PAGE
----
As promised, here are more awesome goodies from my original alternate history draft. We last left Elpis Parsons at breakfast with her mom, her dad, and her crush…now we meet Jack Parsons and Marjorie Cameron at the height of World War II, and her crush’s dad, Admiral George Morrison. While this story is not entirely plausible, and could use some work on the finer details, it was very extensively researched. Much of it is far more plausible than many of us believe. Enjoy and please critique.
February 10, 1943
Marjorie Cameron, WAVE and mapmaker for the Joint Chiefs of Staff, strode confidently from the barracks to her office, taking in the smells of spring. Soon the screams of the dying would confront her…best now to clear her mind. Not to think too hard about spring in Belle Plaine, Iowa at fourteen…about suicidal absinthe-chlorophyll rising in her veins at the hole to hell. It was too real, only now she saw it as a black and white aerial photo, felt it as a scarlet rage.
“What’s black and white and red all over?” It was a cute kid’s joke. Like many women who thought they were going to be mothers on December 6, 1941, she had made it into a dead baby joke to survive. Only she had never had such domestic delusions. The idea that after this was all done they could go home, settle down, put up a white picket fence, feed their kids every day – three squares! – and even listen to The Shadow on the radio…totally preposterous. Pandora’s box had been opened. She’d heard Churchill and Roosevelt briefing the Joint Chiefs…she didn’t want to know. The Pacific Theater was a pleasure dome for madmen and killers. Not like the radio shows. The Second World War? Give me War of the Worlds any day, she thought. But she knew what might be out there. Nope. The cat was definitely out of the bag.
She saluted a poster of Rosie the Riveter in the lobby, noting the red hair. Wouldn’t she look amazing as a GI Jane of Arkansas type figure, combat greens and tin pot on her head, M1 in her arms? Joan of Arc had been crazy too.
Marjorie Cameron, farm girl from Iowa, empty vessel being filled even now with burning impressions like the oil slick from the Arizona, picked a stack of photos from a bin on the far shelf and retreated into her private office. The photos, to others, had value primarily as fodder for tactical and theater maps. She was an artist, a mythical character who loved to study myths (Bullfinch, Titian, Verne, Baum, all her childhood pals), a country girl who had gone from sepia to full-color yet feared the poison apple, the animated simulacrum that this implied. To her, these aerial photos were not stories. They were a cedar chest, a button box, a talismanic projection of a real life. What story did the one in her hand tell?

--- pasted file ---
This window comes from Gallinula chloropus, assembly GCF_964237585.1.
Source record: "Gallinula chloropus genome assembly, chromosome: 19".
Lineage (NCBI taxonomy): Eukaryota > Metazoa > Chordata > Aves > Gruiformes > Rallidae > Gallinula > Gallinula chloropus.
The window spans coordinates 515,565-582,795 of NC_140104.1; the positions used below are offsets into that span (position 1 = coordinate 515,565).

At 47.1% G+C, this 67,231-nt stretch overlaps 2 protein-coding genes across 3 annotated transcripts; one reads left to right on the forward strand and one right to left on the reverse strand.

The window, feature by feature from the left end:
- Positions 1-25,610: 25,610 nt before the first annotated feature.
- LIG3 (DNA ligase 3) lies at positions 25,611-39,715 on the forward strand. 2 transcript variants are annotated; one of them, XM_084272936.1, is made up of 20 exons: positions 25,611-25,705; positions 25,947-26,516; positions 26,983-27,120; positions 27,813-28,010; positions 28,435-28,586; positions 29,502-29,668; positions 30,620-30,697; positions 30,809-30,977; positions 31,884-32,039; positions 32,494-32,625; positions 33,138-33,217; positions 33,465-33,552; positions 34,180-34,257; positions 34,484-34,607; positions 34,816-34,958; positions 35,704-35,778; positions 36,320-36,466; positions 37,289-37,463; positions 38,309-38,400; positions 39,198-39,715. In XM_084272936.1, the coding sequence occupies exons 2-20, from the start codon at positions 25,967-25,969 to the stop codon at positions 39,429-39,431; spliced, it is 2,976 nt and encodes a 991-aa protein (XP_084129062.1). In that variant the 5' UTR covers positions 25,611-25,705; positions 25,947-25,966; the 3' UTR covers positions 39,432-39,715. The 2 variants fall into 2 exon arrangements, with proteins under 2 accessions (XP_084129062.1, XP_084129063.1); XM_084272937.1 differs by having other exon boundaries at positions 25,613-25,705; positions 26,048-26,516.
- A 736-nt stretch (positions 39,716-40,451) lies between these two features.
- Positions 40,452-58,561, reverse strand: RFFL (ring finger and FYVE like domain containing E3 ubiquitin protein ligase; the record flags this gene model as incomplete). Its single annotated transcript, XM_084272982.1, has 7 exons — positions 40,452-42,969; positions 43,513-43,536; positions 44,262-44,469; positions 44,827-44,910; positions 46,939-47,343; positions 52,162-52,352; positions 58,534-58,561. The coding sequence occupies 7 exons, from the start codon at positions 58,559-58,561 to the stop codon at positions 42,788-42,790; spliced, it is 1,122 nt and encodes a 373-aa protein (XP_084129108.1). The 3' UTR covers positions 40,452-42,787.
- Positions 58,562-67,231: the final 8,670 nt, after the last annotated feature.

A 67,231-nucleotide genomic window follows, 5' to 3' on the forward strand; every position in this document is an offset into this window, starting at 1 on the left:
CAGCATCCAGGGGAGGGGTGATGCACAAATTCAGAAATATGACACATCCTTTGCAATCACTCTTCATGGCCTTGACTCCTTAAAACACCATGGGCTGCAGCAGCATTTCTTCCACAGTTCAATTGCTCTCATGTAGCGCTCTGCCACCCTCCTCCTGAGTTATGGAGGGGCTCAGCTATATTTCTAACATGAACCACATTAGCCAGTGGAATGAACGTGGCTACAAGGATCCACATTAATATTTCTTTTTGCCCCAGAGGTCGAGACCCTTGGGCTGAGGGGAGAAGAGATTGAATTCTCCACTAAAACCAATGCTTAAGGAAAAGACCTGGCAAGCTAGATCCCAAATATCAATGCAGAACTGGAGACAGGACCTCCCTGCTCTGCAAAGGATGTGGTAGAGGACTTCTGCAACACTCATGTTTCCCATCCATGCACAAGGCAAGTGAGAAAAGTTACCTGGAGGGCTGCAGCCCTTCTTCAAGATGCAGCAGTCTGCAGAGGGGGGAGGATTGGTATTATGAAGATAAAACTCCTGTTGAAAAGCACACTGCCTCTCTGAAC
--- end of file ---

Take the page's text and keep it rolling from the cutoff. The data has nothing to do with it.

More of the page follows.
A Zero. Burning as it stuck prop-first into a carrier…couldn’t tell where. At the altitude this photo had been taken, she’d have to look more carefully. And that was kind of hard right now. She grabbed her stomach, doubling over. That wasn’t gas, and it wasn’t delusion. It was exactly that kind of cut – yes, across the middle below the navel. Like you might want if you needed your guts to spill quick. Stifling a scream, she breathed deeply, trying not to lose her head. With good humor, honed under years of this exact sort of crisis, she noted dryly that on a certain plane, that was a real risk right now. Breathing helped, but it also hurt even worse, the clear light she was sucking in through her nose and mouth turning to fire with the blood of a boy whose name she didn’t know, but whose life story she was right now. It felt like she was becoming living flame, behind the poor Jap’s eyes. Blood clotted against her rising sun headband, spreading like rays to stain the rest of the cloth, which was white like a baptismal robe. Poor, deluded, honorable, idealistic bastard. Dead because men above him shared no such earnest principles.